I picture politicians spewing promises they cannot fulfil. I picture a world of cruelty, where kindness is last, and money comes first, all because we cannot get our priorities straight – taking care of this planet.

Rippan Bhattacharjee, a recent graduate from the University of Victoria with a Bachelor of Mechanical Engineering, said something that put things into perspective for me. “They talk about the adverse effects of climate change on our future, but I don’t even think about the future. I feel like our present is bad enough in terms of climate impact that something needs to be done yesterday.”

It’s true. I am always looking toward the future. Hydrogen energy, carbon capture utilization and storage (CCUS), renewable natural gas (RNG), etc. But maybe I don’t look enough at the here and now. So maybe focusing on what we can do today would be better.

The one thing that gives me hope is that my generation is not giving up. According to Bell, more and more young people are coming into the climate change fight, and more and more want to do it.

I also interviewed Zendaria Telfer, a recent graduate who works as a project coordinator for Future Energy with GHD.

I noticed a pretty big difference between her views and my own. Perhaps this is because I live in Canada, and she lives in Australia. All countries are handling the climate crisis differently and I wonder how that affects the young people around the world, what differences there are, and what similarities connect us.

One similarity I believe must run throughout the globe is the effect on mental health. Telfer mentioned that when those negative thoughts come in, she focuses on what she can contribute rather than allowing those dark thoughts to affect her mentally. However, Telfer, Bell, Bhattacharjee, and I remain optimistic that change will happen.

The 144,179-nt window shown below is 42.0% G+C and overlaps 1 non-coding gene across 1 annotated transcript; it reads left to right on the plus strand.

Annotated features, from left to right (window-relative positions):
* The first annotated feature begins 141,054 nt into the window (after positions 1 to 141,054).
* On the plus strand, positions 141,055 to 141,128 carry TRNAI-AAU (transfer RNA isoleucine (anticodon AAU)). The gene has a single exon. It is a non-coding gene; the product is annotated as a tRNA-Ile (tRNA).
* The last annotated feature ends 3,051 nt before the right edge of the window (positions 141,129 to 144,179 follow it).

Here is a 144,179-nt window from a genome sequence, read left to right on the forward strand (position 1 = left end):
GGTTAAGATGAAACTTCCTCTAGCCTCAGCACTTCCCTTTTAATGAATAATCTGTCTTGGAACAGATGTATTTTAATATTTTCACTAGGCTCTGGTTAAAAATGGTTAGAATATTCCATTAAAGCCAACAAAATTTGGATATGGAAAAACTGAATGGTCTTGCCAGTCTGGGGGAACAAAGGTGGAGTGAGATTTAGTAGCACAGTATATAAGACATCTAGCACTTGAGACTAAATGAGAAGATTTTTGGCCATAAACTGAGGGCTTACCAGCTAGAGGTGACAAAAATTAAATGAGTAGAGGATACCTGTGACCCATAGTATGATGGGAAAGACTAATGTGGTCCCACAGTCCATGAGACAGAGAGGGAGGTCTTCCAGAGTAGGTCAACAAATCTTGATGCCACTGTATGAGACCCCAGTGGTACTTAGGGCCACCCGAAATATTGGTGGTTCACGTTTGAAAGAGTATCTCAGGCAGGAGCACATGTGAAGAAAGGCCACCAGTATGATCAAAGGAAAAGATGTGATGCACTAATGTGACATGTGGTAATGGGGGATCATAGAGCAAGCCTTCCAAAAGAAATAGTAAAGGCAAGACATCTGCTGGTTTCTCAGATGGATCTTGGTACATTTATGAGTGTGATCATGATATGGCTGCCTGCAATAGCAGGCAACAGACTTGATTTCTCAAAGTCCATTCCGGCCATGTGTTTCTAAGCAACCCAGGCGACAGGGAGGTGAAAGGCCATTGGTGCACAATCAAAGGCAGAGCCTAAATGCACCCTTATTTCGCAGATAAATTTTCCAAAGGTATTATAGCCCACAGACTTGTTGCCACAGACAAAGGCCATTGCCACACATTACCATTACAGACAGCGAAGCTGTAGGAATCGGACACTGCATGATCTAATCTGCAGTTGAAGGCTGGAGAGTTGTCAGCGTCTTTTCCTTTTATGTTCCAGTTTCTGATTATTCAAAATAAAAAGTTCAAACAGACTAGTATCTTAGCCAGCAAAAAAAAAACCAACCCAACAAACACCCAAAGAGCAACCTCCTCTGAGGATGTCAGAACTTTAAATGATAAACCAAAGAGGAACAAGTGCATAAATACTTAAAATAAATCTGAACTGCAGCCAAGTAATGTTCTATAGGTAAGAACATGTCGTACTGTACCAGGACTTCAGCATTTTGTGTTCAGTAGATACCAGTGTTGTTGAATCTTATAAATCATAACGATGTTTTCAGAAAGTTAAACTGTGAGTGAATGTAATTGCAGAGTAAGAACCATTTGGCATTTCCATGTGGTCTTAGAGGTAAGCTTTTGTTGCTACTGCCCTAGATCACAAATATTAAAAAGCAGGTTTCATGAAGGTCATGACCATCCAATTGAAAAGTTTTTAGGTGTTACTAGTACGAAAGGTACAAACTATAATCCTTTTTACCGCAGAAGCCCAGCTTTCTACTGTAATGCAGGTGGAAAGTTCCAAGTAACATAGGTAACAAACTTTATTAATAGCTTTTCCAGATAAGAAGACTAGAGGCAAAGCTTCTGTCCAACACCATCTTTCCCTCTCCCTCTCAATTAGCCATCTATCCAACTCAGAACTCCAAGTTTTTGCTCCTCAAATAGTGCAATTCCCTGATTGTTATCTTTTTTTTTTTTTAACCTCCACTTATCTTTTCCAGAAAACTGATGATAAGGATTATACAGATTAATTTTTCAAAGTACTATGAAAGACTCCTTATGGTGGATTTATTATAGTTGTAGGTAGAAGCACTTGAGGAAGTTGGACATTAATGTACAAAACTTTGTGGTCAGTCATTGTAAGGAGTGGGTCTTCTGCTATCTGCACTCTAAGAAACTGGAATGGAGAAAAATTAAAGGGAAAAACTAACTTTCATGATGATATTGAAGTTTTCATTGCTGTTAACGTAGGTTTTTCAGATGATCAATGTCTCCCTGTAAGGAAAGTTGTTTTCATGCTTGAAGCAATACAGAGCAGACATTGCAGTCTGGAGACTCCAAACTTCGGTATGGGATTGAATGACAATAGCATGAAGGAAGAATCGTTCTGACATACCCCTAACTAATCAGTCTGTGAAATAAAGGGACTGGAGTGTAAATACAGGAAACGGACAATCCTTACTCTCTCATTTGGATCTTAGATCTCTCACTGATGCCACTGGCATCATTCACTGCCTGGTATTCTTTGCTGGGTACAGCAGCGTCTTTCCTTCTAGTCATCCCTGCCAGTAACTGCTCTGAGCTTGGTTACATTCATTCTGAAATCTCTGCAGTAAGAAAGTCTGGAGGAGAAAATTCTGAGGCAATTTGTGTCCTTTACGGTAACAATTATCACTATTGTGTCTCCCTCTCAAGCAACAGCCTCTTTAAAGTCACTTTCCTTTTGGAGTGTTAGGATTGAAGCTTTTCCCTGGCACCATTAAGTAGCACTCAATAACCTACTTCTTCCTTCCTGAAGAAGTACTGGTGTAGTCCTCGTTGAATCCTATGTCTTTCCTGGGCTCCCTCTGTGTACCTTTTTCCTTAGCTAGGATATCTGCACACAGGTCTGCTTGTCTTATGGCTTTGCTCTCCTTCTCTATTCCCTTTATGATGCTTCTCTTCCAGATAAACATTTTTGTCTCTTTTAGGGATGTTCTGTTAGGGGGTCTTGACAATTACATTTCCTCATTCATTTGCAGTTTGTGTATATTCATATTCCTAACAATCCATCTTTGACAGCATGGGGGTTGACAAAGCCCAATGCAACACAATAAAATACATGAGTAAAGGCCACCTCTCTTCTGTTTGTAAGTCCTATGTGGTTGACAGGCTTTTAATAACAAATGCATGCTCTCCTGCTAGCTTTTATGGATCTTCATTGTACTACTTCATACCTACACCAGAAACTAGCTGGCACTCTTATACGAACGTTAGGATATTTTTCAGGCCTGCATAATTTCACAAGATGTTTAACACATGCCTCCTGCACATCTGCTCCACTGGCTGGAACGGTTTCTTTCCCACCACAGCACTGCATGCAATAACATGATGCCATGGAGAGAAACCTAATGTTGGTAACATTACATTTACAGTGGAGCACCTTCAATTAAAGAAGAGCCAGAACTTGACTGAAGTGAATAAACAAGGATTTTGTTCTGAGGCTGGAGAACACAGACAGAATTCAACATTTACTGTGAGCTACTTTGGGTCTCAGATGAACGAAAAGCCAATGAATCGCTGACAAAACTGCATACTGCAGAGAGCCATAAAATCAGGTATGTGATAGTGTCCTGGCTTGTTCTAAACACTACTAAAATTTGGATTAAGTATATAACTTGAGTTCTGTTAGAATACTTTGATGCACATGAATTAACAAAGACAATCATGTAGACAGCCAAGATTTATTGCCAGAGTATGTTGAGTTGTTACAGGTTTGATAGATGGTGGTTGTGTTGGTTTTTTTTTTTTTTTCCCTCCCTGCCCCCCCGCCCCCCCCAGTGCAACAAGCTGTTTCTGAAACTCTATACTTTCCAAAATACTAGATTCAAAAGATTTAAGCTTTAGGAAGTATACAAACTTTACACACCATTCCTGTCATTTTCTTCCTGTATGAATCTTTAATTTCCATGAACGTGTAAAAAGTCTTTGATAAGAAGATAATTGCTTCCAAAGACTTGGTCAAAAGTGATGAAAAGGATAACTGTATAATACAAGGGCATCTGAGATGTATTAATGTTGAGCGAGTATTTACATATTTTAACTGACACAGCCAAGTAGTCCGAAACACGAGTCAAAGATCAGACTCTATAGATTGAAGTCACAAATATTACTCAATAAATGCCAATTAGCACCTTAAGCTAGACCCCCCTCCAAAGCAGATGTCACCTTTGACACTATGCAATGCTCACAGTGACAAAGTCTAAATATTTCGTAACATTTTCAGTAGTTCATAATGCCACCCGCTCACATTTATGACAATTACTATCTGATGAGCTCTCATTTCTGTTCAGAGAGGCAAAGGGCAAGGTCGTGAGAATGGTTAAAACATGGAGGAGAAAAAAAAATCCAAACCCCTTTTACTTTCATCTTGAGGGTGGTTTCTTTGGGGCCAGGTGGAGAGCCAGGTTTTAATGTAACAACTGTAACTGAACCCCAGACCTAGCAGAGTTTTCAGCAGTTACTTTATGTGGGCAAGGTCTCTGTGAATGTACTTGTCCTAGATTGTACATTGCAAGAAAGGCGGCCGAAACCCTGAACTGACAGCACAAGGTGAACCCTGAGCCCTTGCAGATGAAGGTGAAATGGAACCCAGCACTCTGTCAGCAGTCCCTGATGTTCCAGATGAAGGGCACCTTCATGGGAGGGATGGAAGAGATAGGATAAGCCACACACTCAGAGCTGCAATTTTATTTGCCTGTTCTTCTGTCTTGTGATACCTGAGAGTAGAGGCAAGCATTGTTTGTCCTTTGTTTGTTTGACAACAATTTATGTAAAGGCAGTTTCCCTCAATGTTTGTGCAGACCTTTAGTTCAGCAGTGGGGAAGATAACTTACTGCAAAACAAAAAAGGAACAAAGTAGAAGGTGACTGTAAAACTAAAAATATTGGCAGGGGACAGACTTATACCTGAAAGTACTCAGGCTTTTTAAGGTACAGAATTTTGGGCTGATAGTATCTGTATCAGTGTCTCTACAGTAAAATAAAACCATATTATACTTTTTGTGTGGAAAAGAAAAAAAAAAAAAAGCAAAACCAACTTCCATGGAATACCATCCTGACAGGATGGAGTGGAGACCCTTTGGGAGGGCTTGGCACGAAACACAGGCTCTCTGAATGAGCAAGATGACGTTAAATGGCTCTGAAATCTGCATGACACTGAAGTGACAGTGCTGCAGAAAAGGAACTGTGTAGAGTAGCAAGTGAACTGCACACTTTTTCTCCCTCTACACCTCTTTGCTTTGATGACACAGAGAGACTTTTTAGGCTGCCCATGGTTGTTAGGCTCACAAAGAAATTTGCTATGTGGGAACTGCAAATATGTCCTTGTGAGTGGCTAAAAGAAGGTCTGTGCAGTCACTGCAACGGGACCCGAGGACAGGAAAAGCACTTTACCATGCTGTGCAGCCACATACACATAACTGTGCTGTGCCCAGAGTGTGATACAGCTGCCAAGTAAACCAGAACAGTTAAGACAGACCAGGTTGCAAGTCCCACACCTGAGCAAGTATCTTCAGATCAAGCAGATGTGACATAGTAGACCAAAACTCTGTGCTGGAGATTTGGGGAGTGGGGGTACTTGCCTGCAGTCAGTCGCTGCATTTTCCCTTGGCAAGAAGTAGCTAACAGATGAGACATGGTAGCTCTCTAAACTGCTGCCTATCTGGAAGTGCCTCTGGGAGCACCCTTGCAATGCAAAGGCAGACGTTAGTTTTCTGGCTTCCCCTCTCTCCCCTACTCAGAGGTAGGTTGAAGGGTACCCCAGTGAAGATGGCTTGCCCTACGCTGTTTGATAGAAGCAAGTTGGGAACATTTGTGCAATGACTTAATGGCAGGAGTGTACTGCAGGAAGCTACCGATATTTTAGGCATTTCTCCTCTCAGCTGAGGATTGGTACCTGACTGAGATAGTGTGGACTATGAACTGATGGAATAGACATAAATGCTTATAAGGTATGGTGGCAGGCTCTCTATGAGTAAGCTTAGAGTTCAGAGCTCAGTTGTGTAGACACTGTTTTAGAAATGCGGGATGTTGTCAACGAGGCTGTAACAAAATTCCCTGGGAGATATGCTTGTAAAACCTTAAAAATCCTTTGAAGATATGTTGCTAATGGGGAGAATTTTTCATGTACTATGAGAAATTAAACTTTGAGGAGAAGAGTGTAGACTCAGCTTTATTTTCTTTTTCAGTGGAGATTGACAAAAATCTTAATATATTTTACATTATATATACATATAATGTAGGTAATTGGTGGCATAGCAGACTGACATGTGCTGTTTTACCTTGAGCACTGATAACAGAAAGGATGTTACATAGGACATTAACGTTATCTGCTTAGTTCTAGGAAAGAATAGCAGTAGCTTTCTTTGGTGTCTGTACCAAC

As Telfer says, “I have hope because of the brilliant people I work with and interact with daily. We are doing great things in this space, which gives me hope for the future. Rather than letting the issues overwhelm us, we are encouraged to meet it head-on.”

So why do the majority still feel this way? Why is there still no hope when so many great things are going on!? Because no one knows enough about it, it’s not taught in schools, and not talked about enough on the news or social media.

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The media has a certain strategy they can use to present information — it’s called “clickbait.” They want people to be afraid. The catchy headlines that say, “the world is ending!” are meant to keep people invested and constantly checking for updates. But unfortunately, they only show one side of the story. Social media algorithms are made to show the bad over the good. As Bhattacharjee says, “Google’s algorithms are geared in a way that will feed people exactly what they want to hear, as opposed to what they should hear, which can lead them into rabbit holes and start to believe the misconceptions at that point.”

We need to be more aware of the different between information and disinformation. Sometimes it’s very difficult to tell the difference between the two.

In addition to spreading misinformation like wildfire, youth are often not involved in critical conversations. “I sense that our futures may be questionable. But having said that, I find comfort in knowing that the people I work with for decarbonization are incredibly passionate and hardworking,” says Bhattacharjee.

Knowing what is going on in this industry gives people hope. And gives me hope.

Like many, Telfer wants to fight climate change. “I just want a healthy climate for our future generations. I want to bring my children and their children to the islands their ancestors are from. It saddens me that they are already experiencing the effects of climate change.”

Of course, we all want the same thing: to save our planet. But to do that, we need to give future generations hope and an opportunity to participate in these critical conversations.

In the meantime, society should do a better job of protecting those who cannot protect themselves.

Profile photo of Kailey Dewar

Kailey Dewar is a young published author who communicates about the social issues plaguing society. She’s passionate about the environment and her goal is to help others understand what climate change does to youth and how to put an end to it. 

This is the second installment of Environment Journal’s NextGen Leadership column.

Featured image: Markus Spiske/Unsplash.